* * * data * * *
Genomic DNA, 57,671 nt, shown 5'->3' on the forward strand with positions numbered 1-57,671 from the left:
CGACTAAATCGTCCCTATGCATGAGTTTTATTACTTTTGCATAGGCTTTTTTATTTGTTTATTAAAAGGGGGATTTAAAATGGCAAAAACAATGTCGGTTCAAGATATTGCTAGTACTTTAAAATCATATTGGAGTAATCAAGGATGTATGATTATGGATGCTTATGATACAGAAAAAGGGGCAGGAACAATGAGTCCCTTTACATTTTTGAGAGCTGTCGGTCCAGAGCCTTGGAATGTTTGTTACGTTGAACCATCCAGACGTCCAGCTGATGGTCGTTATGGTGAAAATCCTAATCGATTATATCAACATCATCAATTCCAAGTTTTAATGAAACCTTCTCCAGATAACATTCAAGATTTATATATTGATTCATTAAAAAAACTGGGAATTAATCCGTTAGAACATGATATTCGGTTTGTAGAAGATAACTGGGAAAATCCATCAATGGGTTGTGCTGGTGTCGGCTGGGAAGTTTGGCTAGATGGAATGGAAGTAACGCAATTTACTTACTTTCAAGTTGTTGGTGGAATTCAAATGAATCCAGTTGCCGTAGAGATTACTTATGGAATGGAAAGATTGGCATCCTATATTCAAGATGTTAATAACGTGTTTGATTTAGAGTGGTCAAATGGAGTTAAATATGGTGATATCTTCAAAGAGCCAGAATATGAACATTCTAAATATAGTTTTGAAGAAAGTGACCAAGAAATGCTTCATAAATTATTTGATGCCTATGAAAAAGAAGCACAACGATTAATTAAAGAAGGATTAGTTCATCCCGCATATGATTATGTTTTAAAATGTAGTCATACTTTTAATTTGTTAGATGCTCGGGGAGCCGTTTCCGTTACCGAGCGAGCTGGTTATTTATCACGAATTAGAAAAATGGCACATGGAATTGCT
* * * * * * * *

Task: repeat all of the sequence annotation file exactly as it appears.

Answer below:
Genomic DNA, 57,671 nt, shown 5'->3' on the forward strand with positions numbered 1-57,671 from the left:
CGACTAAATCGTCCCTATGCATGAGTTTTATTACTTTTGCATAGGCTTTTTTATTTGTTTATTAAAAGGGGGATTTAAAATGGCAAAAACAATGTCGGTTCAAGATATTGCTAGTACTTTAAAATCATATTGGAGTAATCAAGGATGTATGATTATGGATGCTTATGATACAGAAAAAGGGGCAGGAACAATGAGTCCCTTTACATTTTTGAGAGCTGTCGGTCCAGAGCCTTGGAATGTTTGTTACGTTGAACCATCCAGACGTCCAGCTGATGGTCGTTATGGTGAAAATCCTAATCGATTATATCAACATCATCAATTCCAAGTTTTAATGAAACCTTCTCCAGATAACATTCAAGATTTATATATTGATTCATTAAAAAAACTGGGAATTAATCCGTTAGAACATGATATTCGGTTTGTAGAAGATAACTGGGAAAATCCATCAATGGGTTGTGCTGGTGTCGGCTGGGAAGTTTGGCTAGATGGAATGGAAGTAACGCAATTTACTTACTTTCAAGTTGTTGGTGGAATTCAAATGAATCCAGTTGCCGTAGAGATTACTTATGGAATGGAAAGATTGGCATCCTATATTCAAGATGTTAATAACGTGTTTGATTTAGAGTGGTCAAATGGAGTTAAATATGGTGATATCTTCAAAGAGCCAGAATATGAACATTCTAAATATAGTTTTGAAGAAAGTGACCAAGAAATGCTTCATAAATTATTTGATGCCTATGAAAAAGAAGCACAACGATTAATTAAAGAAGGATTAGTTCATCCCGCATATGATTATGTTTTAAAATGTAGTCATACTTTTAATTTGTTAGATGCTCGGGGAGCCGTTTCCGTTACCGAGCGAGCTGGTTATTTATCACGAATTAGAAAAATGGCACATGGAATTGCT